Shares of specialty pharma name Medexus Pharmaceuticals (Medexus Pharmaceuticals Stock Quote, Charts, News, Analysts, Financials TSX:MDP) went through the floor on Monday after the company announced another snag in the planned North American launch of one of its licensed drugs.
The development was enough for Raymond James analyst Rahul Sarugaser to pull back on the reins regarding his recommendation of the stock. In a Monday update to clients, Sarugaser moved his rating on Medexus from “Outperform 2” to “Market Perform 3,” saying a lot of the potential upside for the stock depends on gaining FDA approval for stem cell transplant drug treosulfan.
Medexus, which focuses on commercializing rare disease treatments in areas such as hematology, auto-immune diseases and allergy, announced on Monday that the US Federal Drug Administration had issued a second notice of incomplete response to private company medac GmbH on treosulfan. The notice calls for further information rather than asking for further clinical data, and it comes roughly two months after medec, which has licensed the US and Canada rights to treosulfan to Medexus, resubmitted a New Drug Application (NDA) for treosulfan to the FDA in late July.
Medexus said it’s evaluating the potential impact of the delay on its business and the planned-for commercial launch of treosulfan.
“While we recognize that the FDA’s response timeline has proven longer than anticipated, we are encouraged to see that the Agency remains engaged with medac to find a path towards resubmission,” said Ken d’Entremont, Medexus CEO, in a press release.
“We continue to seek opportunities to collaborate with medac to the extent permitted by our license agreement in order to support medac in satisfying the FDA’s requests and in upholding their responsibility for treosulfan regulatory matters,” he said.
Medexus shares fell almost 33 per cent in trading on Monday, with a further 15 per cent drop in early trading on Tuesday.
Commenting on the new announcement, Sarugaser said the additional information requested by the FDA appears to relate to medac’s completed clinical trial, which was published last month in the American Journal of Hematology. Sarugaser said the FDA is likely looking at the pivotal trial’s efficacy data, which showed treosulfan to be superior on primary and secondary endpoints compared to the standard pre-transplant therapy involving RIC busulfan.
But with the delay, Sarugaser has pushed out his revenue estimates for Medexus and the projected launch of treosulfan, now estimated at 2024, and also discounted the probability of FDA clearance to 25 per cent from 50 per cent. The end result is a trim of his 12-month target price to $2.00 compared to the previous $4.50 per share.
Sarugaser said the uncertainty around the timelines for treosulfan are cause for his rating change.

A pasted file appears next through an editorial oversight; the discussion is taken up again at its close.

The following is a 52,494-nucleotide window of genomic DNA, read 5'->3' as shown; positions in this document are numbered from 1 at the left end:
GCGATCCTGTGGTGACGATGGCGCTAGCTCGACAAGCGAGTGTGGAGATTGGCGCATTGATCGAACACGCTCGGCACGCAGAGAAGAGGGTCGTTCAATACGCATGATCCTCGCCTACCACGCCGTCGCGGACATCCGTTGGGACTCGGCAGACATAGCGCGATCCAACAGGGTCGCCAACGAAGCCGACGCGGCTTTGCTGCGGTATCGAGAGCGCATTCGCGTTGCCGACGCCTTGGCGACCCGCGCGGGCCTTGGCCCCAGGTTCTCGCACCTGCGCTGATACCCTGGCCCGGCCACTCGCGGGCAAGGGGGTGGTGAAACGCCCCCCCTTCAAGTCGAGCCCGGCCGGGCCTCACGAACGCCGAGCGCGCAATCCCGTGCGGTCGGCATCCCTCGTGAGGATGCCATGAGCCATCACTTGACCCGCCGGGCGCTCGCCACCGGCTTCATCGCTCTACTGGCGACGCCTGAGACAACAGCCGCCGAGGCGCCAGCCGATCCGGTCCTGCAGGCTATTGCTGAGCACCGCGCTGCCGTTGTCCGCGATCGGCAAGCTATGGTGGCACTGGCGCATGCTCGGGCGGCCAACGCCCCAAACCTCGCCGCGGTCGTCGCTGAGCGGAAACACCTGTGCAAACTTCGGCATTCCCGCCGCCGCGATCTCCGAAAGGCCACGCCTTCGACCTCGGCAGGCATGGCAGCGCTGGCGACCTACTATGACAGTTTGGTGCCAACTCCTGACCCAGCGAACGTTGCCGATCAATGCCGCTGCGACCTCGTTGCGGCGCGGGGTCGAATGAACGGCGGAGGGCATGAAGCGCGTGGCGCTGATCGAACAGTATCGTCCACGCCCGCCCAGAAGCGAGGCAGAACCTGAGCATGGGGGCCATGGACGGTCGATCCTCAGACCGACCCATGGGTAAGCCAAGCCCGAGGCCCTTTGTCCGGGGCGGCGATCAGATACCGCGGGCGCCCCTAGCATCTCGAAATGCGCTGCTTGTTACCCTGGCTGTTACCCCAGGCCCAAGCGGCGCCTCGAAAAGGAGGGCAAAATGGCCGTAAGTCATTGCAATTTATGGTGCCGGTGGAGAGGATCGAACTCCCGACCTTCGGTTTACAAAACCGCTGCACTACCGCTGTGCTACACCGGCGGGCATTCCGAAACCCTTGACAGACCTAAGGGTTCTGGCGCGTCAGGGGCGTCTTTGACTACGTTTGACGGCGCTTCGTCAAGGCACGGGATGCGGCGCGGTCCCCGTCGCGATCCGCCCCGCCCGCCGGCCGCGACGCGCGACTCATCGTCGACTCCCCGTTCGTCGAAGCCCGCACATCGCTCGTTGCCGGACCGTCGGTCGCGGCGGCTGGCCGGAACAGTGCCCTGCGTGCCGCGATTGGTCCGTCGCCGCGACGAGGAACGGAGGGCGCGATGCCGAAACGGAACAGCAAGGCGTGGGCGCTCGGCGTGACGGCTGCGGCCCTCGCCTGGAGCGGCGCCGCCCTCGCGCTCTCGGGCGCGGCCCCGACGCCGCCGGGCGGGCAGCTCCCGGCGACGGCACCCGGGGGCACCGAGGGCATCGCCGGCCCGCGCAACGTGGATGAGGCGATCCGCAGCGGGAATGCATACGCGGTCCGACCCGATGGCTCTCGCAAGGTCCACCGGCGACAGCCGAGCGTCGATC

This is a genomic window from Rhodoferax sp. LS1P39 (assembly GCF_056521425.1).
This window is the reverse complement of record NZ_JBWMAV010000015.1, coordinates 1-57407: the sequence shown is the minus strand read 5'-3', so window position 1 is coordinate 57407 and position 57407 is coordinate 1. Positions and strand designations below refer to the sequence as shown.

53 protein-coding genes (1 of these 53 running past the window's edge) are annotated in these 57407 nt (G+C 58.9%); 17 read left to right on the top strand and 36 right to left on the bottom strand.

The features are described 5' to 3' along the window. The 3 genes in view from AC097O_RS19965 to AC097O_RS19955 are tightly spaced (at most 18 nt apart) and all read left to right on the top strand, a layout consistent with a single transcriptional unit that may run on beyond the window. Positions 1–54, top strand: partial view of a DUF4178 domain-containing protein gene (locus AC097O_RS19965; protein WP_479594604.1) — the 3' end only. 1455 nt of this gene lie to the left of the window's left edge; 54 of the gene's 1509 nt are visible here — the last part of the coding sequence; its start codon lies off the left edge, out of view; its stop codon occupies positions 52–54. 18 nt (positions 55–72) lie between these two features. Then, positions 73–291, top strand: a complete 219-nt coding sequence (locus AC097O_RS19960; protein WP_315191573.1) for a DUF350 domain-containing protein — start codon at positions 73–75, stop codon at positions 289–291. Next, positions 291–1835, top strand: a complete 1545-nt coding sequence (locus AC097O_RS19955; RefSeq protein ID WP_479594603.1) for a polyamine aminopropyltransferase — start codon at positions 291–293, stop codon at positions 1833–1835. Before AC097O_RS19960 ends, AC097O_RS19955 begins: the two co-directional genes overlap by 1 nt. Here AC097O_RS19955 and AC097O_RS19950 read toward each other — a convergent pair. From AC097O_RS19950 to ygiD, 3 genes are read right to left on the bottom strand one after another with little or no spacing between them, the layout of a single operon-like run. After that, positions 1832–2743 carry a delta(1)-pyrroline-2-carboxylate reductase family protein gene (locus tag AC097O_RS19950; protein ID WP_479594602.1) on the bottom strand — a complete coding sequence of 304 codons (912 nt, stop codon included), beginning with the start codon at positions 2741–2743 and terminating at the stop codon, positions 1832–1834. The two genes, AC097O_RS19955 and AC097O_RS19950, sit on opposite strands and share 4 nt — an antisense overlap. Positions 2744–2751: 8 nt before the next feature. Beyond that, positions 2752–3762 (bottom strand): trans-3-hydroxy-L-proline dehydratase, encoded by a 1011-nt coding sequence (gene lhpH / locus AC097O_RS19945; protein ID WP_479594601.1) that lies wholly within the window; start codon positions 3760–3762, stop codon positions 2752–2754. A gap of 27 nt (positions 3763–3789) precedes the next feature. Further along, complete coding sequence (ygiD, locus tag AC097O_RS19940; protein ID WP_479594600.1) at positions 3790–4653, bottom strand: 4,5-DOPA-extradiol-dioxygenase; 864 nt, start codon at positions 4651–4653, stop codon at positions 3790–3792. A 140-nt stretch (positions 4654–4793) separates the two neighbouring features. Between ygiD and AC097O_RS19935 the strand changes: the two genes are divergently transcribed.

“MDP’s baseline business is performing well and we are particularly encouraged by MDP’s impending +CF turn on the back of U.S. Gleolan sales. This said, the material upside we had previously calculated was driven almost exclusively by impending treo FDA clearance and sales; until we gain more clarity on treo’s fate, we take a much more conservative view, and do not yet account for any adjustments in the company’s cost structure,” Sarugaser wrote.
At the time of publication, Sarugaser’s new $2.00 target represented a projected one-year return of 60 per cent.
Medexus’ current catalogue includes lead products hemophilia drug IXINITY, the methotrexate auto-pen Rasuvo and pre-filled syringe Metoject, allergy med Rupall and Gleolan, an optical glioma imaging agent.
The company last reported its financials in early August where its first quarter fiscal 2023 featured record revenue of $23.0 million, a 33 per cent year-over-year increase and up 13 per cent from the previous quarter. (All financial figures in US dollars.)
Net sales of IXINITY and recognition of a portion of revenue from US sales of Gleolan helped generate the topline increase, the company said. Medexus acquired the exclusive rights to commercialize Gleolan in the US in March of this year.
Adjusted EBITDA for the quarter was $1.9 million compared to negative $4.9 million a year earlier and positive $1.1 million for the previous quarter. Medexus said organic revenue growth along with a reduction in R&D expenses helped with the jump in earnings.
“We are proud to announce the strongest fiscal Q1 in our company’s history driven by a strong base business and complemented by initial revenues generated through our license agreement for Gleolan in the US,” d’Entremont said in a press release.
“We anticipate completing our transition to full commercial responsibility for Gleolan within the current quarter and will begin to report Gleolan net sales in our revenues starting at that time. So far Gleolan sales have performed to our expectations, and we are excited about Gleolan’s contribution to growing our revenues over the coming quarters,” he said.